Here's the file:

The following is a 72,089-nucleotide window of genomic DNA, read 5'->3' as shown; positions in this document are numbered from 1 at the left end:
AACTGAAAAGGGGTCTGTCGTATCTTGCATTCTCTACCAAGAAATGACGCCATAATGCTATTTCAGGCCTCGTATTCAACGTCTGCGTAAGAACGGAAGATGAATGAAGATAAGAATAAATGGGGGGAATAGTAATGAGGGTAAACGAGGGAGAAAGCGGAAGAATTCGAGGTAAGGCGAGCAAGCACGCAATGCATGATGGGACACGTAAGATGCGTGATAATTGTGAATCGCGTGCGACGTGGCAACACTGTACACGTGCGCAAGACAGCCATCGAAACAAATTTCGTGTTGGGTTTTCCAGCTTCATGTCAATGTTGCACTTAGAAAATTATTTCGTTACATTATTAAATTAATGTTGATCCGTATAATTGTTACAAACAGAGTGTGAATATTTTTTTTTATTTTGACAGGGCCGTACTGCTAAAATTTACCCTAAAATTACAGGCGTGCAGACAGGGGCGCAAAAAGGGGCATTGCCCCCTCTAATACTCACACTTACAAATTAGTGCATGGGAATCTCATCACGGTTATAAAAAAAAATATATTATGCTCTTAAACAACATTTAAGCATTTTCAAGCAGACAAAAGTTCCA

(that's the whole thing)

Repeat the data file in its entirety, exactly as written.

The following is a 72,089-nucleotide window of genomic DNA, read 5'->3' as shown; positions in this document are numbered from 1 at the left end:
AACTGAAAAGGGGTCTGTCGTATCTTGCATTCTCTACCAAGAAATGACGCCATAATGCTATTTCAGGCCTCGTATTCAACGTCTGCGTAAGAACGGAAGATGAATGAAGATAAGAATAAATGGGGGGAATAGTAATGAGGGTAAACGAGGGAGAAAGCGGAAGAATTCGAGGTAAGGCGAGCAAGCACGCAATGCATGATGGGACACGTAAGATGCGTGATAATTGTGAATCGCGTGCGACGTGGCAACACTGTACACGTGCGCAAGACAGCCATCGAAACAAATTTCGTGTTGGGTTTTCCAGCTTCATGTCAATGTTGCACTTAGAAAATTATTTCGTTACATTATTAAATTAATGTTGATCCGTATAATTGTTACAAACAGAGTGTGAATATTTTTTTTTATTTTGACAGGGCCGTACTGCTAAAATTTACCCTAAAATTACAGGCGTGCAGACAGGGGCGCAAAAAGGGGCATTGCCCCCTCTAATACTCACACTTACAAATTAGTGCATGGGAATCTCATCACGGTTATAAAAAAAAATATATTATGCTCTTAAACAACATTTAAGCATTTTCAAGCAGACAAAAGTTCCA